The skewness coefficient expresses the asymmetric of fluctuations around the mean value and the kurtosis coefficient expresses the symmetric property around the mean value. Figure 16 shows variation of mean pressure, rms, skewness, and Kurtosis coefficient.

Figure 16.

Variations of (a) mean pressure (b) rms (c) skewness (d) Kurtosis coefficients over the bulbous heat shield.

6.5. Flowfield over the spiked-blunt body

The flow is assumed to be laminar for the spiked-blunt body, which is consistent with the experimental study of Crawford [24] and Kenworthy [45] and the numerical simulation of Yamauchi et al. [46], Hankey and Shang [47] and Badcock et al. [28]. Therefore, the turbulent viscosity µt is neglected in Eq. (10). The time-dependent axisymmetric compressible laminar Navier-Stokes equations are employed to analyze unsteady low over the spiked-blunt body. The coefficient of molecular viscosity µ is calculated using Sutherland’s law.

Figure 17 shows the enlarged view of the computed density contour and velocity plots for semi-cone angle of spike α = 10, 15, 20 and 30 deg at M = 6.0 and L/D = 0.5. Figure 18 shows the pressure variation (p/pa) along the surface of the spiked-blunt body for different semi-cone angle of the spike. The wall pressure is normalized by freestream pressure pa. The x = 0 location is the spike/nose-tip junction. The location of the maximum pressure on the surface of the spiked-blunt body is at a body angle of about 40 deg for all the semi-cone angle of the conical spike. This location corresponds to the reattachment point. A wavy pressure distribution is observed on the spike, which may be attributed the separated flowfield behavior. The maximum pressure level is occurred at the same location on the blunt body. The flowfield can be studied using the shock polar diagram in conjunction with the Computational Fluid Dynamics approach [48]. The computed conical shock wave angles are compared with Ref. [49] and found good agreement between them.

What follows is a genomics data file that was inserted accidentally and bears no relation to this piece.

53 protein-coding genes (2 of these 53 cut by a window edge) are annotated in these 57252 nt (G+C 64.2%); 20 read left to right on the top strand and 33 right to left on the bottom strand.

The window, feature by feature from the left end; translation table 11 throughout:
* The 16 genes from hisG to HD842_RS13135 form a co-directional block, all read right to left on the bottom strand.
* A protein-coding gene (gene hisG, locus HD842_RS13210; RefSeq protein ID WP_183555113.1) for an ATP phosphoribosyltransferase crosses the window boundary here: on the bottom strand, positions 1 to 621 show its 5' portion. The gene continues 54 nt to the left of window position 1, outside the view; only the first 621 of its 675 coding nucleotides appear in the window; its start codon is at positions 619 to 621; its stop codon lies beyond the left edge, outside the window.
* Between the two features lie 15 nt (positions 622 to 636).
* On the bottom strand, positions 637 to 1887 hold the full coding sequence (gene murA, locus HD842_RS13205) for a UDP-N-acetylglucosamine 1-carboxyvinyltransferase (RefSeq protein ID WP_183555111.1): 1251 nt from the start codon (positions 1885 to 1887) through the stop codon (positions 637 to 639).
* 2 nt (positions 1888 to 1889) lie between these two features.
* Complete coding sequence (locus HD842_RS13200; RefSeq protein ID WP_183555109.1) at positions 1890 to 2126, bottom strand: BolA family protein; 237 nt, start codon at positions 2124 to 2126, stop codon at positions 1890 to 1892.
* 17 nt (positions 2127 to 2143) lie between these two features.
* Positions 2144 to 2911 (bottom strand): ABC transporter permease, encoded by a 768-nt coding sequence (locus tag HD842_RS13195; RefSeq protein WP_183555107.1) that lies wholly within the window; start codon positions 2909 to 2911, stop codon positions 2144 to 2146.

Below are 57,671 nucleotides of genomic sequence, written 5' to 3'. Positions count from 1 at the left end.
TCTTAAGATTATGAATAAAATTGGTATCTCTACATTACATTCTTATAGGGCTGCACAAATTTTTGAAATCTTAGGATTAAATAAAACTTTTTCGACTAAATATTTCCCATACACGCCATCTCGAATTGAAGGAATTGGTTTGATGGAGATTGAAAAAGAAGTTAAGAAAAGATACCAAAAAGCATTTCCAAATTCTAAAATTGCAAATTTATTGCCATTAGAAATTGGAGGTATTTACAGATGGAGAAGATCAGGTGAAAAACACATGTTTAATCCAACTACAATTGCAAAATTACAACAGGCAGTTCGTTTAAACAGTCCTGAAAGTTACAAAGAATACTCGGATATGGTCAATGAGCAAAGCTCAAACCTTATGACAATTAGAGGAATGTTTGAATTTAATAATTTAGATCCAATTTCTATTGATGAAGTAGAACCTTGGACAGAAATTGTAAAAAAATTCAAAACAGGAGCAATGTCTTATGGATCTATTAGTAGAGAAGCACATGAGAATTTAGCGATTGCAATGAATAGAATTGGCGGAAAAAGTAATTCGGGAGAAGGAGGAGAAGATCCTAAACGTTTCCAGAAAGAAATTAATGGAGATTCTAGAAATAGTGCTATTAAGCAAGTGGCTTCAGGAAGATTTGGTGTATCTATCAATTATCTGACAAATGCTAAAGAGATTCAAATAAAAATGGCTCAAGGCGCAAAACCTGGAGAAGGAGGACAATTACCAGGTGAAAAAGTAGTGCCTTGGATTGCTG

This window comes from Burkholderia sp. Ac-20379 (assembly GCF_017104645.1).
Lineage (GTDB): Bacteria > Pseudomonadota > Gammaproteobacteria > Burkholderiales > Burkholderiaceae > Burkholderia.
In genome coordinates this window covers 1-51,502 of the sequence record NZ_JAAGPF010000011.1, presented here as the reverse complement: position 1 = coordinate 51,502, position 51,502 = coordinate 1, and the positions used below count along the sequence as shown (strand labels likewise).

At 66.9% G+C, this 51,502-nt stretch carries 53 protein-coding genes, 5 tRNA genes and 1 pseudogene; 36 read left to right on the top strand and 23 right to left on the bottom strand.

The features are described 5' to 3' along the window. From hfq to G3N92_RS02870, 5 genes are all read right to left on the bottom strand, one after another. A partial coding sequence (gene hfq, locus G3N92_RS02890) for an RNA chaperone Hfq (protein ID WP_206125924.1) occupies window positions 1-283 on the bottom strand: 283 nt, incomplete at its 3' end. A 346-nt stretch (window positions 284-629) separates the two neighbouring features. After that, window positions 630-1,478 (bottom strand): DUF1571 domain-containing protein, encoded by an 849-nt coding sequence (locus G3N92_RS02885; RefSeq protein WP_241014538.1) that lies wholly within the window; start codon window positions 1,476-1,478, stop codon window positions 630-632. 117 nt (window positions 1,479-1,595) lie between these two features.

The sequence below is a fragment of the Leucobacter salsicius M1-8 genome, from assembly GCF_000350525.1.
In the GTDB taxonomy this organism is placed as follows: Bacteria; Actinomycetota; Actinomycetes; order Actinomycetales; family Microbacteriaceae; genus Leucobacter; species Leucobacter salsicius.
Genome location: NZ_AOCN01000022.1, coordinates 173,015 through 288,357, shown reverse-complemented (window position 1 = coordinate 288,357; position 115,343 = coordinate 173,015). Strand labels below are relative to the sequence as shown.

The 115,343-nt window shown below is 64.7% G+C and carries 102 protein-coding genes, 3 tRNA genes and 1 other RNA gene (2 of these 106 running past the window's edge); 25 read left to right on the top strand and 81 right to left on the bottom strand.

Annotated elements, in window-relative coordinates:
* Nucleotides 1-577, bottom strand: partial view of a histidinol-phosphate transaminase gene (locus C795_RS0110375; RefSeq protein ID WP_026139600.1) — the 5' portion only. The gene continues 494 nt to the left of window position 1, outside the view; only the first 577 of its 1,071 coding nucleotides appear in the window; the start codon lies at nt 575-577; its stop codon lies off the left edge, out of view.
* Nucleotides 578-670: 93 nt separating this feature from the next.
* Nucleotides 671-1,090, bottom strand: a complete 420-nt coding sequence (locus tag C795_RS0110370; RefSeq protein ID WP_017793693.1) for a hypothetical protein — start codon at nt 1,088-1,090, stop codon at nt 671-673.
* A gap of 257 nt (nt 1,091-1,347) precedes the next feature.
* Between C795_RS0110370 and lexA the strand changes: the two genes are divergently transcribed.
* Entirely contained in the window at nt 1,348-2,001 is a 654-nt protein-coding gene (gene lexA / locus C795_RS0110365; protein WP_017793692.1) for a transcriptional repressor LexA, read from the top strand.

Figure 17.

Enlarged view of velocity vector plot over conical spiked-blunt body.

It can be observed from the figure that interaction between the conical oblique shock wave emanating from the tip of the spike and the reattachment shock wave on the blunt body is seen. The reflected reattachment shock wave and shear layer from the interaction are seen behind the reattachment shock wave. A large separated region is observed in front of the blunt body. Flow patterns are same as that for L/D = 0.5. When the spike is long, the angle of the conical shock wave emanating from the spike-tip decreases and flow separation occurs slightly downstream. Since the reattachment point moved backward and the spike is long, the length of the separated region extended.

Figure 18.

Pressure distributions along the spiked-blunt body.

6.6. Flow characteristics for the spiked-blunt body